After having used CUJO for a few months, I noticed that some pages were loading slower than usual and CUJO would alert me to potential threats on a daily basis. It turns out that CUJO is relatively aggressive with blocking ad networks and as a result, it slowed down pages that use a lot of ads, such as Facebook or Amazon. So I reached out to CUJO support and asked for help. They cleared all access rules and blocked sites from my CUJO applianced and suggested to run a malware scan on my Windows and Android devices. I don’t own anything but macOS and iOS devices, and so I skipped that step.
After rebooting CUJO, my internet speed appears to be back to normal. I will update this article again in a few weeks to report if anything changes.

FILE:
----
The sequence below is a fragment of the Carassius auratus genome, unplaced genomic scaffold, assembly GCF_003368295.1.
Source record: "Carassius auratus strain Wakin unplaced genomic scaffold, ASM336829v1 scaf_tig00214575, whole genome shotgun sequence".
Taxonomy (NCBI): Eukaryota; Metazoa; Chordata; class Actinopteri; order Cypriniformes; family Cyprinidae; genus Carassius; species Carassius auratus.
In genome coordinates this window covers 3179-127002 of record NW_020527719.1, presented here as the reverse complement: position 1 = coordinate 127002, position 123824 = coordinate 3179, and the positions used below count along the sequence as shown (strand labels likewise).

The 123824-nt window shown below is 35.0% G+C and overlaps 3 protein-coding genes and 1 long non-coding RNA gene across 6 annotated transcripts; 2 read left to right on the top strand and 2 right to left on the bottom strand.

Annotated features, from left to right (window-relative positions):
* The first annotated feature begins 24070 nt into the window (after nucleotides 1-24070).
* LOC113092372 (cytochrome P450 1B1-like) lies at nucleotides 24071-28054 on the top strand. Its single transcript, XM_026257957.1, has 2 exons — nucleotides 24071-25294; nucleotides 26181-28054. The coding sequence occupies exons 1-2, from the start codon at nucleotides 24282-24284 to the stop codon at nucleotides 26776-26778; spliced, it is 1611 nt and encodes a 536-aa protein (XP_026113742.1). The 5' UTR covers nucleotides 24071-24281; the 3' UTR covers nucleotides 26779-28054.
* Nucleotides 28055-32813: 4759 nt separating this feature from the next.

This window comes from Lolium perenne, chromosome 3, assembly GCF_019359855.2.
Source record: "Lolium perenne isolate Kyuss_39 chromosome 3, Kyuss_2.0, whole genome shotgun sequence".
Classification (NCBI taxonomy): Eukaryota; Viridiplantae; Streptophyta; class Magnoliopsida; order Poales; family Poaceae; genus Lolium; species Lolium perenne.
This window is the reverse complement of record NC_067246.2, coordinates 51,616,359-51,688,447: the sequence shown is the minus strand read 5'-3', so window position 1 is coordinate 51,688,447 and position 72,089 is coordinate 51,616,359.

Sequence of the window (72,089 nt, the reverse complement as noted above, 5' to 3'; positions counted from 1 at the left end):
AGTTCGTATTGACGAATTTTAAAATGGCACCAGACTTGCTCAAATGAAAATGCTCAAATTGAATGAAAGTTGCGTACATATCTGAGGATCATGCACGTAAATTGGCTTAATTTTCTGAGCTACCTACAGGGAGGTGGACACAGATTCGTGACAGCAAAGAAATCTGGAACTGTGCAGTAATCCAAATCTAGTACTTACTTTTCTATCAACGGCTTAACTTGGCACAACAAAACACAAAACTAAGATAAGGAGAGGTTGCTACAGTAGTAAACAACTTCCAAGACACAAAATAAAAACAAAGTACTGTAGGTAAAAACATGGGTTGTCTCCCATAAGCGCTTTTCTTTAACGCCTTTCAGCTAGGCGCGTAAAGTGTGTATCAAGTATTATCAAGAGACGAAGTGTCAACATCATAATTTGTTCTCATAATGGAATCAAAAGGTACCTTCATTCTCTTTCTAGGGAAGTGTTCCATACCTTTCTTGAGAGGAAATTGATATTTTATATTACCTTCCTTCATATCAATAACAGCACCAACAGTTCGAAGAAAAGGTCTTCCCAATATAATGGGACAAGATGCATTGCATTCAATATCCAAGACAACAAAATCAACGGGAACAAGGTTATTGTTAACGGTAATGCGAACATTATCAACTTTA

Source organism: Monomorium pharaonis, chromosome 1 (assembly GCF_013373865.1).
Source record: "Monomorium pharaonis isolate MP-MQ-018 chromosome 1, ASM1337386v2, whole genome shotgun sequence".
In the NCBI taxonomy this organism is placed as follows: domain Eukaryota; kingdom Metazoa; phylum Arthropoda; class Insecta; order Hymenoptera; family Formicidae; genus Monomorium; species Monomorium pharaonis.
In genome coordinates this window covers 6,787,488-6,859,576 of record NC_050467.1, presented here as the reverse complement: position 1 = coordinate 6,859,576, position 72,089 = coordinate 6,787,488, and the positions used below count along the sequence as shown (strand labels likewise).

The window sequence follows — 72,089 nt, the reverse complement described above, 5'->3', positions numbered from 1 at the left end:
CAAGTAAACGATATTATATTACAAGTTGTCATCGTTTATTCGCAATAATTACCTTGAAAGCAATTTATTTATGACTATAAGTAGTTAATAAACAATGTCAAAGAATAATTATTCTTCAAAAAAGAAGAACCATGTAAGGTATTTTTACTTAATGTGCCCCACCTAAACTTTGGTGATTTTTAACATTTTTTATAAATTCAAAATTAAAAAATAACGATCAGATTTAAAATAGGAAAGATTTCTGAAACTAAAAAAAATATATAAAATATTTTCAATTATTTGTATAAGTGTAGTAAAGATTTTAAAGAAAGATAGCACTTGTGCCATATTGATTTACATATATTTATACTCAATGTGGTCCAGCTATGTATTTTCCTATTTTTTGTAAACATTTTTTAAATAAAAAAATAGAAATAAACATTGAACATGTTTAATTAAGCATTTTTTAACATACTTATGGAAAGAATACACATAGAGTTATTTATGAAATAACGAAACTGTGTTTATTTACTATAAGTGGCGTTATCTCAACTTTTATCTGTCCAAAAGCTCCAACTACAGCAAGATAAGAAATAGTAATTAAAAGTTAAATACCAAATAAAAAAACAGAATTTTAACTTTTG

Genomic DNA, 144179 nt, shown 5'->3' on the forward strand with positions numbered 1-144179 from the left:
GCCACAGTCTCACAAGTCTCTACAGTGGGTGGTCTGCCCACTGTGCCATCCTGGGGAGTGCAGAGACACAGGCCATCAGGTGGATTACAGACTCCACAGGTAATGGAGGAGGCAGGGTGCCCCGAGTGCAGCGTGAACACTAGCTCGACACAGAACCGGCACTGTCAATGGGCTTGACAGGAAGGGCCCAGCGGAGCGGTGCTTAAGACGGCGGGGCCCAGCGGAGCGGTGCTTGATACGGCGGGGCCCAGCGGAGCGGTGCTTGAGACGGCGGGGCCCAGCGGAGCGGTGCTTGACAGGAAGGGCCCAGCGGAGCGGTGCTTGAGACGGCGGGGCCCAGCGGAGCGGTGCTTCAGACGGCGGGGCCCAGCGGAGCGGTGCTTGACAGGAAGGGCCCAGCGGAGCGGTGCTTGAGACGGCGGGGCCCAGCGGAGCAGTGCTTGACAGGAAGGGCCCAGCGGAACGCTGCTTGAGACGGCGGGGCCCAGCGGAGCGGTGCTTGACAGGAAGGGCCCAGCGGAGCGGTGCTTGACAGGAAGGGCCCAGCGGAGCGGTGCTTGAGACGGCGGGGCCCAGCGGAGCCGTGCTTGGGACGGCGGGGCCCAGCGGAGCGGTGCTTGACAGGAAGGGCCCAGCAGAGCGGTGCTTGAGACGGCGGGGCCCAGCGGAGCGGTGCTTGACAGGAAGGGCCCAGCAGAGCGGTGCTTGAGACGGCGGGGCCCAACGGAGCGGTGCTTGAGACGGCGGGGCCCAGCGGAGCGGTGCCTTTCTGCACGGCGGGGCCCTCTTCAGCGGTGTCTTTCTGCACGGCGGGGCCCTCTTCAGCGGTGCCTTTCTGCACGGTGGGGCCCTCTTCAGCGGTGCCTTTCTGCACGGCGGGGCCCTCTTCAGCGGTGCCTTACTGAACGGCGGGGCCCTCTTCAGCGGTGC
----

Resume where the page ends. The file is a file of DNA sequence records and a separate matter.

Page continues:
Why I use CUJO and why you should too
We have a continually growing number of connected devices in our household. And I realized that I only have direct control over a fraction of those devices, including my two Macs and, to a degree, our iOS devices. Everything else is a black box for me, and I have to trust that the vendor did a good job of securing the device.
So I needed a solution that could protect all of my devices without requiring me to stay on top of new threats and rule changes constantly. CUJO fits that bill because it offers continuous protection for all of my connected devices. While that doesn’t mean that I can let my guard down and start acting irresponsibly online, I feel comfortable that if I ever make a mistake, this smart home network security appliance has my back.
CUJO is available from the company’s online store or Amazon for $249 + free shipping. If you own CUJO, let me know how you like it by leaving a comment below. If you found my article useful, or even if you didn’t, I want to hear from you. So don’t hesitate to leave me a comment or send me an email!